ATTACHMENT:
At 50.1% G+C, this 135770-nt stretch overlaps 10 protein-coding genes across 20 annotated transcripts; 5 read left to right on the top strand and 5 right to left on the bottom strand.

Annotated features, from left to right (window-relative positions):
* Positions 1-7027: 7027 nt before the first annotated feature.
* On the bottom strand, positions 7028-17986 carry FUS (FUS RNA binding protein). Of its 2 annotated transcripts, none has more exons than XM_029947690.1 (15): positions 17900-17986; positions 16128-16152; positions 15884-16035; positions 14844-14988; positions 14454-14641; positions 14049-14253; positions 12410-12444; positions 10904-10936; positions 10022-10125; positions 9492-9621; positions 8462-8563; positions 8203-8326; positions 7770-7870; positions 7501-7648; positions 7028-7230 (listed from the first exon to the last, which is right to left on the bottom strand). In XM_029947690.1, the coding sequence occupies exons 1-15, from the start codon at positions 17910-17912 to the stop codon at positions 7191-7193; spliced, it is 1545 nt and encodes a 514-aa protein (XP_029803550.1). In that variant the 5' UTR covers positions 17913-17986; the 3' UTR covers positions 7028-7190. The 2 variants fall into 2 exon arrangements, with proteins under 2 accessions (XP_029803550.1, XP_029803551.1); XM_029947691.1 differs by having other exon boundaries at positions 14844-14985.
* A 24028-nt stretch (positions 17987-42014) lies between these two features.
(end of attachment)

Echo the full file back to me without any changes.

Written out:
At 50.1% G+C, this 135770-nt stretch overlaps 10 protein-coding genes across 20 annotated transcripts; 5 read left to right on the top strand and 5 right to left on the bottom strand.

Annotated features, from left to right (window-relative positions):
* Positions 1-7027: 7027 nt before the first annotated feature.
* On the bottom strand, positions 7028-17986 carry FUS (FUS RNA binding protein). Of its 2 annotated transcripts, none has more exons than XM_029947690.1 (15): positions 17900-17986; positions 16128-16152; positions 15884-16035; positions 14844-14988; positions 14454-14641; positions 14049-14253; positions 12410-12444; positions 10904-10936; positions 10022-10125; positions 9492-9621; positions 8462-8563; positions 8203-8326; positions 7770-7870; positions 7501-7648; positions 7028-7230 (listed from the first exon to the last, which is right to left on the bottom strand). In XM_029947690.1, the coding sequence occupies exons 1-15, from the start codon at positions 17910-17912 to the stop codon at positions 7191-7193; spliced, it is 1545 nt and encodes a 514-aa protein (XP_029803550.1). In that variant the 5' UTR covers positions 17913-17986; the 3' UTR covers positions 7028-7190. The 2 variants fall into 2 exon arrangements, with proteins under 2 accessions (XP_029803550.1, XP_029803551.1); XM_029947691.1 differs by having other exon boundaries at positions 14844-14985.
* A 24028-nt stretch (positions 17987-42014) lies between these two features.